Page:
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Lambda-Registry is a service registry for HAProxy-backed services. It runs on AWS Lambda and leverages API Gateway and DynamoDB to provide an API endpoint that generates haproxy.cfg files based on request payloads.

Lambda-Registry generates HAProxy configurations for hosts running services in containers behind a HAProxy. Lambda-Registry receives a payload describing the state of services and returns a HAProxy config that matches that state. It also stores information about past services, so their configurations persist across future HAProxy configs as long as they have running instances, i.e. containers. See test.js for examples of how services are described.

One major pain point of using Lambda and API Gateway is the difficulty of setting things up. This project uses Terraform to ease that difficulty.


  • A machine with Terraform installed.
  • A functioning AWS account with access to these AWS services:
    • AWS Lambda
    • API Gateway
    • DynamoDB
    • S3
  • An S3 bucket where the AWS lambda artifact will be stored.

Request Payload

Format of a request payload to lambda-registry:

  "table": "<dynamodb_table_name>",
  "running": [{
    "serviceName": "<service_name>",
    "id": "<container_id>",
    "ip": "<container_ip_address>"
  "candidates": [{
    "serviceName": "<service_name>",
    "port": <port_number>,
    "configMode": "[ host | path]",
    "predicate": "<e.g. domain_name>",
    "cookie": "<cookie_id>",
    "containers": [{
      "id": "<container_id>",
      "ip": "<container_ip_address>"

Sample payloads can be found in the sample-data directory.

Descriptions of Parameters

  • table: name of DynamoDB table where configurations will be stored.
  • running: instances of services running within the weave network.
  • candidates: instances that are new to the weave network and do not yet exist in the HAProxy config.
  • configMode: type of routing. It can be either path or host. In path mode, the URL path is used to determine which backend to forward the request to. In host mode, the HTTP host header is used to determine which backend to forward the request to. Defaults to host mode.
  • serviceName: name of service the containers belong to.
  • port: port number where service can be found.
  • predicate: value used along with mode to determine which service a request will be forwarded to. path mode example: acl <cluster> url_beg /<predicate>. host mode example: acl <cluster> hdr(host) -i <predicate>.
  • cookie: name of cookie to be used for sticky sessions. If not defined, sticky sessions will not be configured.
  • containers: key-value pairs of container ids and their corresponding IP addresses.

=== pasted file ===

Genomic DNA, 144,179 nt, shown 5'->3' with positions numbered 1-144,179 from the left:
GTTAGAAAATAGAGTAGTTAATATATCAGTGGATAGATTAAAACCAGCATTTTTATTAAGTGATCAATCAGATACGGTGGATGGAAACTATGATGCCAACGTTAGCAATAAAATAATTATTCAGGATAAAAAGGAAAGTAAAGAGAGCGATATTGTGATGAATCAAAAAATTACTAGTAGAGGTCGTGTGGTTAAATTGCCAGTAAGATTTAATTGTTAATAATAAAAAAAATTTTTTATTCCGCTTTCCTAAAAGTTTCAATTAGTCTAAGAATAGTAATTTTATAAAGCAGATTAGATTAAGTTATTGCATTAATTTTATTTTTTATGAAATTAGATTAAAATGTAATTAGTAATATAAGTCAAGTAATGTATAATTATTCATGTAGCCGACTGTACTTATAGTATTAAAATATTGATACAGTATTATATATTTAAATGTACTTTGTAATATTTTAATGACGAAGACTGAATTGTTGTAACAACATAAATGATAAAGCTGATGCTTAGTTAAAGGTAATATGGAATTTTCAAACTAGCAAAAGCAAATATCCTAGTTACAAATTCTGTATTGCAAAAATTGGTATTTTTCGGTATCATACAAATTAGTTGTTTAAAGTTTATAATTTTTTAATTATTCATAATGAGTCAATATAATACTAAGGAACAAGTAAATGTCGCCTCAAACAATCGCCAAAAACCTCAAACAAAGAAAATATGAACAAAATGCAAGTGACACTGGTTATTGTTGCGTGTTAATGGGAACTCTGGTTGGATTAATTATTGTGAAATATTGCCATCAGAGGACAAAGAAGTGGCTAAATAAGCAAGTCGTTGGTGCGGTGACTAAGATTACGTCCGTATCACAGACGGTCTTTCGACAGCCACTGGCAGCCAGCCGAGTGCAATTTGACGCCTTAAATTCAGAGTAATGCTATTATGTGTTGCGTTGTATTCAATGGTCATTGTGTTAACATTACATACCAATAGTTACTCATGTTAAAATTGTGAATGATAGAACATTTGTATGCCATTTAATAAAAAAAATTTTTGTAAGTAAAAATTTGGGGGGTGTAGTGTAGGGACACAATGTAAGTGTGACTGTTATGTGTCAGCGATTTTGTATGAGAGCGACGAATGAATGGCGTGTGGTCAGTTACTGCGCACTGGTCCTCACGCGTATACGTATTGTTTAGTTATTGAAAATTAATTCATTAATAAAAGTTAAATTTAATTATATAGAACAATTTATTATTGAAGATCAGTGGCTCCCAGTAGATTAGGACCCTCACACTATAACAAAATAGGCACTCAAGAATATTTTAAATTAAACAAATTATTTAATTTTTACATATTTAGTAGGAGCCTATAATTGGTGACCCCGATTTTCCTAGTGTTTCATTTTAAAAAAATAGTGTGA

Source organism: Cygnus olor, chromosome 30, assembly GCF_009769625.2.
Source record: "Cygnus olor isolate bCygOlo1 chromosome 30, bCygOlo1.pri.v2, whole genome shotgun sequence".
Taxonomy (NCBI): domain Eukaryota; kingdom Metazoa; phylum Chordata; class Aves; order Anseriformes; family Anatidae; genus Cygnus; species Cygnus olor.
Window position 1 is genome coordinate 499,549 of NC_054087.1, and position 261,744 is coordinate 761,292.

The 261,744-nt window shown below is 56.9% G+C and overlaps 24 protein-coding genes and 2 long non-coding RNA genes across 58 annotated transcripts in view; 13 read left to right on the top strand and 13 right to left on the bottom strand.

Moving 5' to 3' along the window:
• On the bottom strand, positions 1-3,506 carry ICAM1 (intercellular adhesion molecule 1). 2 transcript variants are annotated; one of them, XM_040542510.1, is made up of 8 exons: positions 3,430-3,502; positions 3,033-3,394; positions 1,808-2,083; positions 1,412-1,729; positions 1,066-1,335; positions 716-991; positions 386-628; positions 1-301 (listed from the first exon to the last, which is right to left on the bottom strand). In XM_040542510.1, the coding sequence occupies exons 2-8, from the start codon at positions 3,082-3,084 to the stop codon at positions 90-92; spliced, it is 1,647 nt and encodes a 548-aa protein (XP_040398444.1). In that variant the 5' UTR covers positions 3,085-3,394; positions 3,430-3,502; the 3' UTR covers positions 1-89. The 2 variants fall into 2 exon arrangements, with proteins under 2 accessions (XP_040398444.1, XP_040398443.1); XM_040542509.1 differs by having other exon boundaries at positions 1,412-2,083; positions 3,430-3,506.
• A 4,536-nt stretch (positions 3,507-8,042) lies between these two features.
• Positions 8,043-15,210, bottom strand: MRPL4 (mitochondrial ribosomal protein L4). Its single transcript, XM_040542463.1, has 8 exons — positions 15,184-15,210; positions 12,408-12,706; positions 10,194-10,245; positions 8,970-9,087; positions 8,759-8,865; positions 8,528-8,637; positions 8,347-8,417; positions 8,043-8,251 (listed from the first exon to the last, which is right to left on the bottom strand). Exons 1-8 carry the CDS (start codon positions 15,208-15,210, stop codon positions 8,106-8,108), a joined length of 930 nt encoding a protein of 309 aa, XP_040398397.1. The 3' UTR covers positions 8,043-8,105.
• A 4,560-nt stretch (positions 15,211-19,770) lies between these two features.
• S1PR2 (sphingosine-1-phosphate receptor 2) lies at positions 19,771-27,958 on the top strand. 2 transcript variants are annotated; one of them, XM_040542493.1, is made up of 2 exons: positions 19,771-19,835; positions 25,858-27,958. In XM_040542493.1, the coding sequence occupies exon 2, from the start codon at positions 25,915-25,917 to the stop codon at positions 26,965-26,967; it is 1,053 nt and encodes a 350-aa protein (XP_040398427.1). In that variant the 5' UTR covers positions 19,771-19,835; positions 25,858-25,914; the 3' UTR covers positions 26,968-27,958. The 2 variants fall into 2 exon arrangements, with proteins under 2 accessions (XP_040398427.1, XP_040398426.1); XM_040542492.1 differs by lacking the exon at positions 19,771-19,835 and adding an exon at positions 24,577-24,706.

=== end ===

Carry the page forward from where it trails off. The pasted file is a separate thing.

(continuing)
Follow these steps to deploy:

  1. Clone this project and cd into it.
  2. Install npm modules: npm install --production
  3. Compress the project: zip -r ..
  4. Deploy the project by simply invoking terraform apply. You'll be asked for your AWS credentials. If you don't want to be prompted, you can add your credentials to the file or run the setup using:
$ terraform apply -var 'aws_access_key={your_aws_access_key}' \
   -var 'aws_secret_key={your_aws_secret_key}'

To tear down:

$ terraform destroy

You can find the Invoke URL for lambda-registry endpoint via the API Gateway service's console. The steps look like: Amazon API Gateway | APIs > lambda-registry > Stages > api.


Lambda-Registry was written to fulfil the deployment architecture described here: HAProxy Configuration Management with Lambda-Registry and Cosmonaut.

Lambda-Registry can be used standalone or in conjunction with Cosmonaut. Cosmonaut is a process that can listen to events from a docker daemon, retrieve a HAProxy configuration from lambda-registry based on the services running on its host, and use the config to reload its host's HAProxy container.

If you're using lambda-registry standalone, you can generate a config file by running these commands:

$ curl -o /tmp/haproxycfg -H "Content-Type: application/json" --data @sample-data/data.json <invoke_url>/generate
$ echo "$(</tmp/haproxycfg)" > haproxy.cfg

Running Locally

You can run Lambda functions locally using Lambda-local with a command like:

$ lambda-local -l index.js -h handler -e sample-data/data.js

Running Tests

$ npm test


There is a known issue whereby a newly deployed API Gateway would fail to call a Lambda function throwing an error similar to this one:

Execution failed due to configuration error: Invalid permissions on Lambda function
Method completed with status: 500


  "message": "Internal server error"

The solution for this is straightforward and demonstrated in this youtube video.


Service registry for HAProxy-backed services. Runs on AWS Lambda, API Gateway and DynamoDB.






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